Purple Flowering Ornamental Trees

The color purple stands out in the landscape, a spot of brightness against green grass and foliage. Many favorite ornamental trees sport purple blossoms in shades of pale lavender to almost magenta. To utilize these trees in the landscape, plant a single specimen, or a grouping of the same variety.

American Redbud

American redbud (Cercis canadensis) blooms very early in the spring, before leaves are on most trees. The deep pink to purple blossoms cover twigs and smaller branches.These trees grow wild in woodland areas of the East, South and Midwest, from Pennsylvania to Virginia, to Texas and Oklahoma. The heart-shaped leaves turn yellow in the fall. Trees range from large shrubs to 30 feet in height. The trunks are slender and sometimes twisted.


Crapemyrtle trees (Lagerstroemia sp.) are a favorite ornamental tree of the southern United States. Blossoms range from white to lavender to deep pink or purple, and adorn the upright branches of the trees through much of the summer. Crapemyrtle tolerates heat and dry conditions well. After the flowers fade, the tree produces berries that are popular food for birds. Catawba and Dwarf Royalty are two purple cultivars.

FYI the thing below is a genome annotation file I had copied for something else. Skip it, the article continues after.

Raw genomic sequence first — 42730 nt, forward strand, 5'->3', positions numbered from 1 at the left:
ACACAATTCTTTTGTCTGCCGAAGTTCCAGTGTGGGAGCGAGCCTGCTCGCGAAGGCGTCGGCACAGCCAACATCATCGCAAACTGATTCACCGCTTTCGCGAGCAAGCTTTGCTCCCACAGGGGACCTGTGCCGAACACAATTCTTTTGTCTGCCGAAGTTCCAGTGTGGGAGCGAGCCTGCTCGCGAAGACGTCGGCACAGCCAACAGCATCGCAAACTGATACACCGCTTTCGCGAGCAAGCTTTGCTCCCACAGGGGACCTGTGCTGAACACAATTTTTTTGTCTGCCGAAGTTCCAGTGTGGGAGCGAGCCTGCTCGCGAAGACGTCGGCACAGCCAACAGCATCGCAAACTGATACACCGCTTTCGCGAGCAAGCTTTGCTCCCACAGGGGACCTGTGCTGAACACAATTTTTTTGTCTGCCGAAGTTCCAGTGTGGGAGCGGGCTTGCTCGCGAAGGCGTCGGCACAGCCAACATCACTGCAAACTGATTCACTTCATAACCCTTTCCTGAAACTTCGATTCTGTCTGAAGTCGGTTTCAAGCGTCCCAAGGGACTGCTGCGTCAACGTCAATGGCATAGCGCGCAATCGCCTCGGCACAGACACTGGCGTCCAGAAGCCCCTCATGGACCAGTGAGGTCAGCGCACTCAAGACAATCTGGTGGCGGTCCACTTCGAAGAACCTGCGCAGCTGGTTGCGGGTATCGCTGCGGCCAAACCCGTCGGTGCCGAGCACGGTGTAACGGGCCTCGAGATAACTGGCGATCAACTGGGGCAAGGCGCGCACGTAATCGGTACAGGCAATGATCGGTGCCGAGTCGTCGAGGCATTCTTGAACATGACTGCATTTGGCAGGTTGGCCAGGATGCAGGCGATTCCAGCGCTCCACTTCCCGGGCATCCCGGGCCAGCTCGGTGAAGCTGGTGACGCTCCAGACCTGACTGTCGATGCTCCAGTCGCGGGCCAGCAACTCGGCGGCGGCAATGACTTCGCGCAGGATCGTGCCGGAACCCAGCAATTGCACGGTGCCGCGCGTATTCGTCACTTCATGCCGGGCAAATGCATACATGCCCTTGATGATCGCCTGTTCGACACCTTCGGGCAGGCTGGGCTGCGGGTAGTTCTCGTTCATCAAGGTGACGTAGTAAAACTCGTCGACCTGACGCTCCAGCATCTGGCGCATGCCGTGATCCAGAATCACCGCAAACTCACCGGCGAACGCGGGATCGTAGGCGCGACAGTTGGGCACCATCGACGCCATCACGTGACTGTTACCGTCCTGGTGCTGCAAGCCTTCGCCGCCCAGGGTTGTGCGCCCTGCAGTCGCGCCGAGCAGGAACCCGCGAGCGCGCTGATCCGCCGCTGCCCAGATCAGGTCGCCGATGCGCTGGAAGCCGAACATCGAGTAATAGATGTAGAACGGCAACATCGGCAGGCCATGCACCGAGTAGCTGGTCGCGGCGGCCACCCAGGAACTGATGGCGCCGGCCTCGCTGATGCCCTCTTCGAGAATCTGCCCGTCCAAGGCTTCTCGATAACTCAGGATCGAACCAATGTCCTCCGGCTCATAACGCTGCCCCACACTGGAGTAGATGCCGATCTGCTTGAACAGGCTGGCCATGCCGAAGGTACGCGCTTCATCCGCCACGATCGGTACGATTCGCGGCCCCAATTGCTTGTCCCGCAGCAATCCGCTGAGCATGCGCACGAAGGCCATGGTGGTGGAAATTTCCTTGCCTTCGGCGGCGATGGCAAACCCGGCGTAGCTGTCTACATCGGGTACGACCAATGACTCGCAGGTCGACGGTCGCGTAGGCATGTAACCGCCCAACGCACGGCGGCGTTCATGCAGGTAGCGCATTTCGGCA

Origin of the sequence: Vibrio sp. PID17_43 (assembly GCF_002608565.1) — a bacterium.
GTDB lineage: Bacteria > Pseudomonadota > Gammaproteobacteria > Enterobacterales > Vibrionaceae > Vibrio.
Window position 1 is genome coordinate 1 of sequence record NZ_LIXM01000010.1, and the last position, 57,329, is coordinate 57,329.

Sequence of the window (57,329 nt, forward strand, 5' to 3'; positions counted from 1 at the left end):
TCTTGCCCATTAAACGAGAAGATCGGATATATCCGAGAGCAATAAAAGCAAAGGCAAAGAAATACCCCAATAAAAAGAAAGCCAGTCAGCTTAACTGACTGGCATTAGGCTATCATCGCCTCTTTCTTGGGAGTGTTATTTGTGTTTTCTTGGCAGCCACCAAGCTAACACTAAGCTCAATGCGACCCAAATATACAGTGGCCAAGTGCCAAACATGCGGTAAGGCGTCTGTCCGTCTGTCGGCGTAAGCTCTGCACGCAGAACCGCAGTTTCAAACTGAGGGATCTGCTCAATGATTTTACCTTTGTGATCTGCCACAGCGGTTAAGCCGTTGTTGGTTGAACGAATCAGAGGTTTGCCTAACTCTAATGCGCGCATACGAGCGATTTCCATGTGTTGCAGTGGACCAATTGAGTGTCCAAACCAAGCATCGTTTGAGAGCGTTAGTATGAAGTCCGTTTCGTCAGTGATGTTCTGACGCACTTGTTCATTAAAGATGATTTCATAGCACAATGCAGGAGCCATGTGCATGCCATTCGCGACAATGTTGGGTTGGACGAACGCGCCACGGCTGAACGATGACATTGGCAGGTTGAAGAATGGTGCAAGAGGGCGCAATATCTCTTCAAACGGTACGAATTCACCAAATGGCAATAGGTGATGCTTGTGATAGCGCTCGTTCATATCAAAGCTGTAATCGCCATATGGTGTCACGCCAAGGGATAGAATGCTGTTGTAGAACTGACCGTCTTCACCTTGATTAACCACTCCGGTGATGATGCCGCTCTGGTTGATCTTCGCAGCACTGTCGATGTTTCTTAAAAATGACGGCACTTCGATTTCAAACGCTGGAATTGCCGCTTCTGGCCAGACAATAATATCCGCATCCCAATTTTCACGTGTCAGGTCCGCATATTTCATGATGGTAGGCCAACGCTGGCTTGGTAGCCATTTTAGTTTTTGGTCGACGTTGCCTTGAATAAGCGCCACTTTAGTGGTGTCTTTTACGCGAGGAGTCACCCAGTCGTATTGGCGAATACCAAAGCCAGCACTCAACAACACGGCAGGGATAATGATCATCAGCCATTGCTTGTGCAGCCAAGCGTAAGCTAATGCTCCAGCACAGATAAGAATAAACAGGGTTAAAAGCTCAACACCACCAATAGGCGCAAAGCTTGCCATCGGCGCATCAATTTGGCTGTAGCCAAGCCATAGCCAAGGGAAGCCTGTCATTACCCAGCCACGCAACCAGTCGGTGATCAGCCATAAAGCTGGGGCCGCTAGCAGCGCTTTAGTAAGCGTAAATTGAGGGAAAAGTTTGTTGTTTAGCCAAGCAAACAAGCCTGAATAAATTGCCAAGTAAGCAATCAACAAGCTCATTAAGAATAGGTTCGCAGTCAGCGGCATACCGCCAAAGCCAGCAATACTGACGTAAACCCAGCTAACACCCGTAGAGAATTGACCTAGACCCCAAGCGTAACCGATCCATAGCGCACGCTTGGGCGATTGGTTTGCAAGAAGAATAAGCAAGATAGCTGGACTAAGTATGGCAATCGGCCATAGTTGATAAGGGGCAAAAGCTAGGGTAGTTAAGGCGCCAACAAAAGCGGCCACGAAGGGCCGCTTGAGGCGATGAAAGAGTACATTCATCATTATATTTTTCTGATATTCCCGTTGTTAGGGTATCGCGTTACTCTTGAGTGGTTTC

The jacaranda (Jacaranda mimosifolia) is a large, spreading tree with delicate, fern-like foliage. The purple, trumpet-shaped flowers blossom on the ends of stems from early spring to mid-summer. The lightly scented flowers are a favorite of hummingbirds and butterflies. Jacaranda trees may grow up to 40 feet tall. The trees are cold hardy and tolerate a wide variety of climate conditions.

Texas Mountain Laurel

The grape-like clusters of purple blossoms on Texas mountain laurel trees (Sophora secundiflora) have a sweet, almost overpowering perfume that some have compared to the aroma of grape soda. The foliage is evergreen, an attractive dark green. Mountain laurel trees prefer alkaline soil and well-drained areas where winter temperatures are moderate. The trees range in height from 6 to 12 feet.

Saucer Magnolia

Saucer Magnolia (Magnolia soulangiana) produces cup-shaped flowers, which bloom purple in many varieties. The flowers appear before the leaves in the spring. Burgandy and San Jose are two purple-flowering cultivars. Saucer Magnolias grow slowly, but may eventually reach 25 feet in height. They are hardy in USDA Zones 5 through 9.

Keywords: purple flowering trees, ornamental trees, trees with purple blooms

About this Author

Cynthia James is the author of more than 40 novels and her nonfiction work has appeared in publications ranging from Modern Bride to Popular Mechanics. A graduate of Sam Houston State University, she has a degree in economics. Before turning to freelancing full time, James worked as a newspaper reporter, travel agent and medical clinic manager.